That last part usually triggers the "But Barca..." response. Well when your team is as good as Barca then you've got things figured out. 99% of teams ever are not Barca and their weak/average dribblers are susceptible to pressure.
Actually, 26, one of the U6 teams we played last year had a coach trying to teach the kids all kinds of elaborate passing plays and yelling a lot when they inevitably messed it up. Probably the worst team we played all year.
So the competitiveness starts at U6 not U8.
I was trying to give people the benefit of the doubt, but yes, the competitiveness basically starts at birth.
first day on the information superhighway, is it?
to add something substantive, the coach in this mini league we are involved with really tries to set the table for passing by having kids spread out and run to open space (U8 level .) And he really emphasizes making good passes and runs off of deadballs. He is also really positive with kids who make a good run to space even if the pass doesn't come (which is most of the time.) I like this quite a bit.
My issue with that is that it's the coach imposing himself on the kids at this young age. Where's the exploration? Movements, in a way, are prescribed. These teams look great, but in a way, really weird to me. It's like those really young girls in beauty pageants. They walk, talk, and act like grown ups while wearing make up and gowns. But it's disturbing to me. It doesn't sit right.
I follow you Elessar, but you carry your theory to a fault, at least on this board. I agree the most important thing is what you do with the ball at your feet. But...I also want to see good decisions being made. If my player tries to take on two defenders along the sideline while in the attacking third, great, even if there were better options. I will let him know they had other options available (actually ask them if they knew that something was a better option, or if they saw what I saw). However, taking on three defenders on our side of the field while better options are available (clearing the ball deep is never a better option on my team at U-10) is a poor decision on their part. Again its not an automatic 'you did bad' but was there something else you could have done?
Also, to see three passes to switch a field successfully at U-10 does require some decent ball skills.
Yeah, I'm extreme in this regard. But we're not so far apart. Whenever the dribbling breaks down, like you, I explore their options when we have a second to go over it. To use your example, it is fantastic to watch U10s switch the attack, it requires much more of a team thinking together. 3 passes, 2-steps ahead? That IS fantastic.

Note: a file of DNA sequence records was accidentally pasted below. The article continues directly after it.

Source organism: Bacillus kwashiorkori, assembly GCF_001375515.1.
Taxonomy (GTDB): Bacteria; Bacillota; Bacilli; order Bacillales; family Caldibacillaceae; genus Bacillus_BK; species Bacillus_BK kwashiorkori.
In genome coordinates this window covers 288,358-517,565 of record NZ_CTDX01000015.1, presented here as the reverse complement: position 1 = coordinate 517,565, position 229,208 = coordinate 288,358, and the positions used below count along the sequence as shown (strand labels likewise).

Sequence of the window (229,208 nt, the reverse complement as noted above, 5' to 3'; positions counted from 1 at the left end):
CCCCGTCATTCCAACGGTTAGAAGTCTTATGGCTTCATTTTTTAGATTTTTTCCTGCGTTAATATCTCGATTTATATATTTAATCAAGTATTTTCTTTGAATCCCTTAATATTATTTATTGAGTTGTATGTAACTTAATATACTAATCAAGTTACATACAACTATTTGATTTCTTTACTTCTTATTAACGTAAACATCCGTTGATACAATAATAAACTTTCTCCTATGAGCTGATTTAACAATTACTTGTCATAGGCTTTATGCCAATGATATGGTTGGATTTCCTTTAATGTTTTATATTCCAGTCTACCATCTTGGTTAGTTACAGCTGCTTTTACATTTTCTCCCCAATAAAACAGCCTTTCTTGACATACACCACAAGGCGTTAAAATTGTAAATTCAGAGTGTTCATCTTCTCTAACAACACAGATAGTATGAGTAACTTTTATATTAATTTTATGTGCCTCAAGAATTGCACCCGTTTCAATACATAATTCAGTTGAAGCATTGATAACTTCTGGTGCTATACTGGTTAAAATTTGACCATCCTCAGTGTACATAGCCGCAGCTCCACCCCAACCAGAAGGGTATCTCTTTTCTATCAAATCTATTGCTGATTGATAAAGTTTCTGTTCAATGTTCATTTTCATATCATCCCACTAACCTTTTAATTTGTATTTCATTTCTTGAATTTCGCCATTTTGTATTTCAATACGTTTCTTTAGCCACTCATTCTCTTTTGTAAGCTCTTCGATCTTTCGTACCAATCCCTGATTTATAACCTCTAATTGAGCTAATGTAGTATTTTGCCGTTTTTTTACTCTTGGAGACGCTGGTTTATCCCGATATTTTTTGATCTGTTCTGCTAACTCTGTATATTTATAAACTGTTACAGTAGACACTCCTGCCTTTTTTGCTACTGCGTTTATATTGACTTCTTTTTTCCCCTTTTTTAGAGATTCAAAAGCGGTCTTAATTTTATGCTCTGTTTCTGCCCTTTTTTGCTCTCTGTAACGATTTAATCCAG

This is where the issue becomes complex and subjective.
* At what age do kids make their own decisions?
* At what age do you need to start teaching them safety v. risk?
* At what age, can they understand the concept of safety v. risk without it clouding their judgment all over the field?
* Is this idea different for boys and girls? Some would say, girls need to be more selfish until a much older age, because their natural inclination (to a fault) is to share.
* Are we guiding the kids to discover the right things and explaining the reasons why? Or, are we just telling them to do something they don't yet understand?
There are so many flexible conditions in this debate.
As long as I am not standing in the technical area yelling (damnit, as a former goalkeeper its hard), they are making their own choices. If I am properly seated on the bench, the subs will hear my 'proper' breakdown of the situation.
We discuss it in practice. We note what the 'safe' play is, but at practice, they are expected to try to work out of a difficult situation (Elessear dribbling theory). Games, its not what is safe or risk, what is smart and what can be done that minimizes the risk.
Most U-10 definitely get it. Again, don't kill them when the error is made. "What can be done better next time that situation arises?"
Much different. The girls game is slower at the young age to allow them to technically execute the 'smart' play. Boys go 150 mph.
my team and your team need to play each other so we know which one of us is full of more shit.
Gawd. Someone tries to give you a compliment about your coaching and you come back with this? My team doesn't think of the game in the future. Learn to take a compliment.
Apparently I need to use two smiley face emoticons when making a joke with you.
My questions were rhetorical.
Of course, you've got an answer for each of them that agrees with your line of thinking. So do I.
The point is that we need to ask ourselves all of these questions before we decide, since not all of us are in situations where the answers will be exactly the same.